Deposit and Geology

The geology of the Florida Mountain area has been described in general by Lindgren (1900) and Piper and Laney (1926). More detailed studies were carried out by Earth Resources and NERCO as documented by Lindberg (1985), Porterfield and Moss (1988), and summarized by Mosser (1992). The oldest stratigraphic unit is the Late Cretaceous Silver City granite, which is unconformably overlain by the mid Miocene lower basalt to trachyandesite lavas. The granite and lower basalt are overlain by a sequence of andesitic volcanic-sedimentary and tuffaceous lacustrine rocks, which are in turn intruded and overlain successively by units of quartz latite, tuff breccia, and porphyritic rhyolite of the Silver City rhyolite (e.g., Lindberg, 1985). As at DeLamar, the tuff-breccia unit is interpreted as a near-vent pyroclastic unit erupted as a precursor to emplacement of the rhyolite flows and domes.

In contrast to the DeLamar area, the Silver City granite crops out on the flanks of Florida Mountain and was extensively penetrated by workings of the historical underground mines. It was designated granite (Figure 7.7) by the Integra geologists. Field relations demonstrate the lower basalt flows partially buried an erosional, paleotopographic high of Silver City granite. Surface exposures and maps of the underground workings, as well as early drilling at Florida Mountain, led Lindberg (1985) to infer the granite forms a northeast-trending ridge beneath a relatively thin capping of quartz latite, tuff breccia, and one or more flows of rhyolite lava.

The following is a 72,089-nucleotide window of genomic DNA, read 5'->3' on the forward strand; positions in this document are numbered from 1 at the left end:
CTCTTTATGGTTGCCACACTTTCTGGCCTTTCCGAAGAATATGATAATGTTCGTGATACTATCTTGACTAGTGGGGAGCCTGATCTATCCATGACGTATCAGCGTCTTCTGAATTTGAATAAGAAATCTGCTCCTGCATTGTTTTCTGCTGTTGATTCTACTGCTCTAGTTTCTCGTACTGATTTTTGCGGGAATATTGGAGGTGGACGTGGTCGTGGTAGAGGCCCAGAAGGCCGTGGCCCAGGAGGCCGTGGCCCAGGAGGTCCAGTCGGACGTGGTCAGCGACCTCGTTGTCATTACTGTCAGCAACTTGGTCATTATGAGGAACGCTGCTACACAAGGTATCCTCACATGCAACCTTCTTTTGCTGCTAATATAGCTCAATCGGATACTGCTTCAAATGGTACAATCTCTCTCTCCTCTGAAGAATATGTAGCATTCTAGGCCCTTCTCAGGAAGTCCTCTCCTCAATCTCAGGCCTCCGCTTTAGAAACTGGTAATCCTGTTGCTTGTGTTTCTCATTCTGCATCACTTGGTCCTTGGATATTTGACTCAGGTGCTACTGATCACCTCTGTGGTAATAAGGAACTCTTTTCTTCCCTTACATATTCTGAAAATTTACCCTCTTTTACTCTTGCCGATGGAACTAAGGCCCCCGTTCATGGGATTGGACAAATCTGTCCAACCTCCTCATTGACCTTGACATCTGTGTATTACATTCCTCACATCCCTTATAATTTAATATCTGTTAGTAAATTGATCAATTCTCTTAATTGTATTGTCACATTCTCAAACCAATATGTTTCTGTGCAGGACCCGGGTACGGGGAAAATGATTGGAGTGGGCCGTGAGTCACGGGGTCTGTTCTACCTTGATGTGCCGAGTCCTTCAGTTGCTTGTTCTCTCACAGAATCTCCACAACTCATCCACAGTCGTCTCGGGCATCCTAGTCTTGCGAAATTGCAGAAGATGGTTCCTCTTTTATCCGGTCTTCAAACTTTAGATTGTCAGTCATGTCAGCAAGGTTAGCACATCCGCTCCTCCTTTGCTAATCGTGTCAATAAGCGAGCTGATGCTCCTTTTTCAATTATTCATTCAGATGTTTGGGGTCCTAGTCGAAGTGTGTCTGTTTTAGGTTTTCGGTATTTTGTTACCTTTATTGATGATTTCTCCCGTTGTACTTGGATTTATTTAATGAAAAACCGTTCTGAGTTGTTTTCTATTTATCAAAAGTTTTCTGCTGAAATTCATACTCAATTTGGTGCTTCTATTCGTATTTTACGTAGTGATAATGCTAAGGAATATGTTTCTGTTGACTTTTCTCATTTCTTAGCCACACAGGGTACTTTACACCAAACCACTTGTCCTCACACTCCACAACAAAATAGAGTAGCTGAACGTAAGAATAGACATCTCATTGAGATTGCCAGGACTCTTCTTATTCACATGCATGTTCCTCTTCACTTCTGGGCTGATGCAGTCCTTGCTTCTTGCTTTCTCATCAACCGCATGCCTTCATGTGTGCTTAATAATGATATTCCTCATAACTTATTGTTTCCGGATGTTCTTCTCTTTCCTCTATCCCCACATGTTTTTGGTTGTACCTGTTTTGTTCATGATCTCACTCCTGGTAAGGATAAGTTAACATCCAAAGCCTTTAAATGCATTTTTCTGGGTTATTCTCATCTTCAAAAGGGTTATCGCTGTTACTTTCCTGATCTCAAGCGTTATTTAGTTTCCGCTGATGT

The Earth Resources, NERCO and Integra geologists interpreted certain rocks at Florida Mountain to represent volcanic vents from which portions of the rhyolite flows and possibly tuffs were presumably erupted, and which later were important foci of hydrothermal activity, alteration, and mineralization (e.g., Porterfield and Moss, 1988; Mosser, 1992). However, exposures of rock units at Florida Mountain were generally poor prior to the start of mining by Kinross in 1994 as explained by Lindberg (1985), and the criteria used by the above authors to define the vent facies units and to delineate their geometries are not known to the authors. Moreover, most of the drilling at Florida Mountain was done by conventional rotary and RC methods, which can make outcrop-scale rock textural characteristics much more difficult, to impossible, to discern and correctly interpret.